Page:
Technical Photography (TP) 2017-06-21T20:21:09+00:00

Technical Photography (TP)

Technical Photography (TP) represents a collection of images realized with a modified digital camera sensitive to the spectral range 360-1000 nm.. Different lighting sources and filters are used to acquire a selection of technical images:

Visible (VIS)
Art examination starts with a high-quality photographic documentation in the standard visible range of the electromagnetic spectrum.  Color camera calibration, exposure correction, white balance,  sharpness. color checkers, resolution. These are some of the topics to master in order to obtain quality photo documentation of art objects and archaeology. Polarized light photography (PL) and Raking light photography (RAK) are very helpful photographic methods widely used by fine arts photographers and they also belong to the visible range of the spectrum.

 

Ultraviolet Fluorescence (UVF)
Some Art and conservation materials (pigments, binders, varnishes, consolidants, adhesive…)  exhibit the emission of visible light of different colors when they are exposed to ultraviolet radiation. This phenomenon – called ultraviolet fluorescence – can be appropriately documented using proper filters and UV lamps and provide a lot of information on the presence and distribution of these materials. Among the technical photographic methods, UVF is the most widely used for many kinds of artifacts,  paintings, textiles, paper conservation, historical documents, stone, even photography conservation.

Reflected Ultraviolet (UVR)
The main application of this methods is to identify and map modern white pigments (zinc white and titanium white) which absorb UV radiation and appear dark in UVR photography. On the other hand, the historical lead white pigment is a very good UV reflector and shows up very bright in UVR images. Lead white was used from antiquity to the 1920′ when the modern and safe titanium white totally replaced it.  UVR photography is a very effective method to tell the presence of inpaints made with modern white over original lead white.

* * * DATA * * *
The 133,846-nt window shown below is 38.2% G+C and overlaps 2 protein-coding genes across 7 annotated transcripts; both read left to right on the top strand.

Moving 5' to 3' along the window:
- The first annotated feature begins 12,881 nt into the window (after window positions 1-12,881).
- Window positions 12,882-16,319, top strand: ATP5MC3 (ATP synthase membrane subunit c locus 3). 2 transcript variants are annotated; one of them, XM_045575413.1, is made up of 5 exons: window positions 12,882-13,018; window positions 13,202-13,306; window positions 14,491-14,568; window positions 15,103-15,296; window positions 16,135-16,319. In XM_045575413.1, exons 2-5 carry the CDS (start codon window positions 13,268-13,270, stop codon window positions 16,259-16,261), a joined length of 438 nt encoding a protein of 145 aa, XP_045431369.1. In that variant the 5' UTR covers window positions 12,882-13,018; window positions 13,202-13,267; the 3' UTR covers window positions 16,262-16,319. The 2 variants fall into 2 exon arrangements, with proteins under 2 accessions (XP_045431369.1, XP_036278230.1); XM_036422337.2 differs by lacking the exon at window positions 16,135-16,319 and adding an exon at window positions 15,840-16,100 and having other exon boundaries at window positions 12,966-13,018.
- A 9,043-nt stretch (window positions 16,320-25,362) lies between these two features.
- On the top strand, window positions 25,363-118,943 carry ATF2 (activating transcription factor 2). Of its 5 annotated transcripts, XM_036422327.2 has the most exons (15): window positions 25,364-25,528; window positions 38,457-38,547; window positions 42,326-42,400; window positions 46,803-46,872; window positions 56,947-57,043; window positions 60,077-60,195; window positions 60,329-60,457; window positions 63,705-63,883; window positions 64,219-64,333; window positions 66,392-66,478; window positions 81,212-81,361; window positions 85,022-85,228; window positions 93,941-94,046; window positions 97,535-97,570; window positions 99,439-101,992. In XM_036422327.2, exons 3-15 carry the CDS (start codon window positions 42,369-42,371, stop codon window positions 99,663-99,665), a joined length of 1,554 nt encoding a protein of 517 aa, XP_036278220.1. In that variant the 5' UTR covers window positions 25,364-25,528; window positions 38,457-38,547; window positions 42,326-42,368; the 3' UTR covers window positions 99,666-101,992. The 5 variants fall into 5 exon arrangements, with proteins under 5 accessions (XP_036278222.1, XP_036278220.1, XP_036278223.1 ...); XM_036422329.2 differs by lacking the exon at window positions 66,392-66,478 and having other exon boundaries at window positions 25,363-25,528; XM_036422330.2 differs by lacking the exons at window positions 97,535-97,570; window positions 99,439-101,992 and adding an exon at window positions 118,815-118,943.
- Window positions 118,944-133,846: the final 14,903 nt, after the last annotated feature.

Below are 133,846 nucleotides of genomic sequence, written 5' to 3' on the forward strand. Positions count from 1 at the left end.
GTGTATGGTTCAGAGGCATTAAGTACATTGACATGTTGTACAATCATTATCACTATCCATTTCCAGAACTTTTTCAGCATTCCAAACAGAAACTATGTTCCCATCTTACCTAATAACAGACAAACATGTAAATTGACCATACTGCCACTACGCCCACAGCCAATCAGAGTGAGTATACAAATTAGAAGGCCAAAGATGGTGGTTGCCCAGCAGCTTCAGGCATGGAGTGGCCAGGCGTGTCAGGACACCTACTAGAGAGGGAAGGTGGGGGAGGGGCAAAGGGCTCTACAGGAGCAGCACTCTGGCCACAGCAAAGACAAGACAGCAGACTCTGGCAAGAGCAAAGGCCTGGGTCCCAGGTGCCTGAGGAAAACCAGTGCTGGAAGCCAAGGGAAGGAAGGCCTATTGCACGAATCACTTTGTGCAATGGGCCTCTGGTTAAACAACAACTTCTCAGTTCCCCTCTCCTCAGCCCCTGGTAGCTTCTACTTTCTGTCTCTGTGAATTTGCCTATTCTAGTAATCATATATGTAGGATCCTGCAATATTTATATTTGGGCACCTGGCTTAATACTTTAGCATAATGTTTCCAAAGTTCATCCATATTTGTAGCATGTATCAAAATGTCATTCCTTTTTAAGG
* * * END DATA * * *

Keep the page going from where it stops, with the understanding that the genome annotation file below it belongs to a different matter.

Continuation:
Infrared (IR)
Some pigments become transparent in the near infrared and infrared photography can reveal underdrawing and changes. in particular ochre pigments (yellow ochre, red ochre, raw sienna…) and red and yellow lakes are the ones that become more transparent totally revealing traces of hidden drawing.

Infrared False Color (IRFC)
Infrared False Color photography (IRFC) is used to map inpaints and to tentatively identify pigments or at least distinguish original paints from inpaints. Even if the original pigments and the modern ones used for the conservation treatment have the same visible color and cannot be distinguished by naked eye,  IRFC photography can reveal the new paints if they reflect or absorb infrared differently than the original ones.  

 

Infrared Fluorescence (IRF)

Transmitted Infrared photography (IRT)

Applications

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Publications on Technical Photography
A. Cosentino “ A practical guide to Panoramic Multispectral Imaging" e-Conservation Magazine, 25, 64–73, 2013.
A. Cosentino “Ipad e tablet per l’indagine mul­ti­spet­trale di opera d’arte” Archeo­mat­ica, 2, 6–10, 2013.
A. Cosentino, M. Gil, M. Ribeiro, R. Di Mauro "Technical Photography for mural paintings: the newly discovered frescoes in Aci Sant’Antonio (Sicily, Italy)” Conservar Património 20, 23–33, 2014.
S. Stout, A. Cosentino, C. Scandurra “Non-invasive materials analysis using Portable X-ray Fluorescence (XRF) in the Examination of Two Mural Paintings in the Catacombs of San Giovanni, Syracuse” Digital Heritage. Progress in Cultural Heritage: Documentation, Preservation, and Protection, M. Ioannides et al. (Eds.): EuroMed 2014, LNCS 8740, 697–705, 2014.
A. Cosentino, S. Stout "Pho­to­shop and Mul­ti­spec­tral Imag­ing for Art Doc­u­men­ta­tion” e-Preservation Sci­ence, 11, 91–98, 2014.
A. Cosentino, M.C. Caggiani, G. Rug­giero, F. Salvem­ini “Panoramic Mul­ti­spec­tral Imag­ing: Train­ing and Case stud­ies” Bel­gian Asso­ci­a­tion of con­ser­va­tors Bul­letin, 2nd Trimester, 7–11, 2014.
A. Cosentino “Iden­ti­fi­ca­tion of pig­ments by mul­ti­spec­tral imag­ing a flow­chart method” Her­itage Sci­ence, 2:8, 2014.
A. Cosentino, S. Stout, R di Mauro, C. Perondi “The Crucifix Chapel of Aci Sant’Antonio: Newly Discovered Frescoes” Archeomatica, 2, 36–42, 2014.
A. Cosentino “Practical notes on ultraviolet technical photography for art examination” Conservar Património 21, 53-62, 2015.
A. Cosentino "Effects of Different Binders on Technical Photography and Infrared Reflectography of 54 Historical Pigments” International Journal of Conservation Science, 6 (3), 287-298, 2015.
A. Cosentino "Indagine diagnostica multispettrale sugli affreschi” in "La Nunziatella sopra Mascali", ed. G. Buda. Soprintendenza ai BB.CC e Ambientali di Catania. Palermo, 2015.
A. Cosentino, C. L. Koch Dandolo, A. Cristaudo, P. Uhd Jepsen "Pre and post Conservation Diagnostic on a 14th Century Gilded Icon from Taormina, Sicily
e-Conservation Journal, 3, 27-40, 2015.
A. Cosentino "Infrared Technical Photography for Art Examination” e-Preservation Science, 13, 1-6, 2016.
A. Cosentino "Scientific examination of Cultural Heritage raises awareness in local communities” Science Education and Civil Engagement, 8:1, 15-20, 2016.
A. Cosentino, M. Sgarlata, C. Scandurra, S. Stout, M. Galizia, C. Santagati “Multidisciplinary investigations on the byzantine oratory of the Catacombs of Saint Lucia in Syracuse” 2015 Digital Heritage, Granada, 137-140, 2015.
A. Cosentino, Giovanni Calvagna, Giuseppe Calvagna, C. Calvagna, C. L. Dandolo, P. Uhd Jepsen “L’Annunciazione ritrovata. Nunziata di Mascali, Sicilia” Archeomatica 1, 44-48 2016.